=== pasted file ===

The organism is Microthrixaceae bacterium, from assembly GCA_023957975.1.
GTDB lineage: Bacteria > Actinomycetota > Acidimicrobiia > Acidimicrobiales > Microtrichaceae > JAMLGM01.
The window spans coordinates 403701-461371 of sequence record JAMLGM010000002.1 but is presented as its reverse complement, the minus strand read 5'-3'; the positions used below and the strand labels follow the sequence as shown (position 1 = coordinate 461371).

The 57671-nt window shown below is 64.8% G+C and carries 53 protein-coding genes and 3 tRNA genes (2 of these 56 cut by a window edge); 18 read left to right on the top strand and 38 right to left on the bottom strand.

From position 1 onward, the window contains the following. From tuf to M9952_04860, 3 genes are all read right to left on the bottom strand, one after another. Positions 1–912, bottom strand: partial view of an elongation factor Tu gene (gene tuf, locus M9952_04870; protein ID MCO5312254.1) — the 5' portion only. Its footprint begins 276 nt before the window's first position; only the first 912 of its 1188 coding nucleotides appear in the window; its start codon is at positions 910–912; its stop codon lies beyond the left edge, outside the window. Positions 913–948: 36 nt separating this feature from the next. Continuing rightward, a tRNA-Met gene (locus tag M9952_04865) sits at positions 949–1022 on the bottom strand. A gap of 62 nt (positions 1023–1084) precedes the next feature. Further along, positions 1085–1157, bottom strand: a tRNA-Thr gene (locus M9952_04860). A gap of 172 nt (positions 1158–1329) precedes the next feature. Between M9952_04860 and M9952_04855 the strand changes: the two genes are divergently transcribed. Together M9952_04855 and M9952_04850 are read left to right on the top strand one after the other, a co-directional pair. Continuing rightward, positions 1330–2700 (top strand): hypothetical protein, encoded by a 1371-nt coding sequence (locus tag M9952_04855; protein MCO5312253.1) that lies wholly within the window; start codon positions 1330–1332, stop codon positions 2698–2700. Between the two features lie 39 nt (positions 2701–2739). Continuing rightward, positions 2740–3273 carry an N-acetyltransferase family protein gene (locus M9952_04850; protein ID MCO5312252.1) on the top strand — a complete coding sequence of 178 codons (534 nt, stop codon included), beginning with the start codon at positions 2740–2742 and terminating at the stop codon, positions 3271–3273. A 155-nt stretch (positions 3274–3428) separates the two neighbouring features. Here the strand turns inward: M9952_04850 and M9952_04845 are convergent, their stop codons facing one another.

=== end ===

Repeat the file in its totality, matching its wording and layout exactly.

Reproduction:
The organism is Microthrixaceae bacterium, from assembly GCA_023957975.1.
GTDB lineage: Bacteria > Actinomycetota > Acidimicrobiia > Acidimicrobiales > Microtrichaceae > JAMLGM01.
The window spans coordinates 403701-461371 of sequence record JAMLGM010000002.1 but is presented as its reverse complement, the minus strand read 5'-3'; the positions used below and the strand labels follow the sequence as shown (position 1 = coordinate 461371).

The 57671-nt window shown below is 64.8% G+C and carries 53 protein-coding genes and 3 tRNA genes (2 of these 56 cut by a window edge); 18 read left to right on the top strand and 38 right to left on the bottom strand.

From position 1 onward, the window contains the following. From tuf to M9952_04860, 3 genes are all read right to left on the bottom strand, one after another. Positions 1–912, bottom strand: partial view of an elongation factor Tu gene (gene tuf, locus M9952_04870; protein ID MCO5312254.1) — the 5' portion only. Its footprint begins 276 nt before the window's first position; only the first 912 of its 1188 coding nucleotides appear in the window; its start codon is at positions 910–912; its stop codon lies beyond the left edge, outside the window. Positions 913–948: 36 nt separating this feature from the next. Continuing rightward, a tRNA-Met gene (locus tag M9952_04865) sits at positions 949–1022 on the bottom strand. A gap of 62 nt (positions 1023–1084) precedes the next feature. Further along, positions 1085–1157, bottom strand: a tRNA-Thr gene (locus M9952_04860). A gap of 172 nt (positions 1158–1329) precedes the next feature. Between M9952_04860 and M9952_04855 the strand changes: the two genes are divergently transcribed. Together M9952_04855 and M9952_04850 are read left to right on the top strand one after the other, a co-directional pair. Continuing rightward, positions 1330–2700 (top strand): hypothetical protein, encoded by a 1371-nt coding sequence (locus tag M9952_04855; protein MCO5312253.1) that lies wholly within the window; start codon positions 1330–1332, stop codon positions 2698–2700. Between the two features lie 39 nt (positions 2701–2739). Continuing rightward, positions 2740–3273 carry an N-acetyltransferase family protein gene (locus M9952_04850; protein ID MCO5312252.1) on the top strand — a complete coding sequence of 178 codons (534 nt, stop codon included), beginning with the start codon at positions 2740–2742 and terminating at the stop codon, positions 3271–3273. A 155-nt stretch (positions 3274–3428) separates the two neighbouring features. Here the strand turns inward: M9952_04850 and M9952_04845 are convergent, their stop codons facing one another.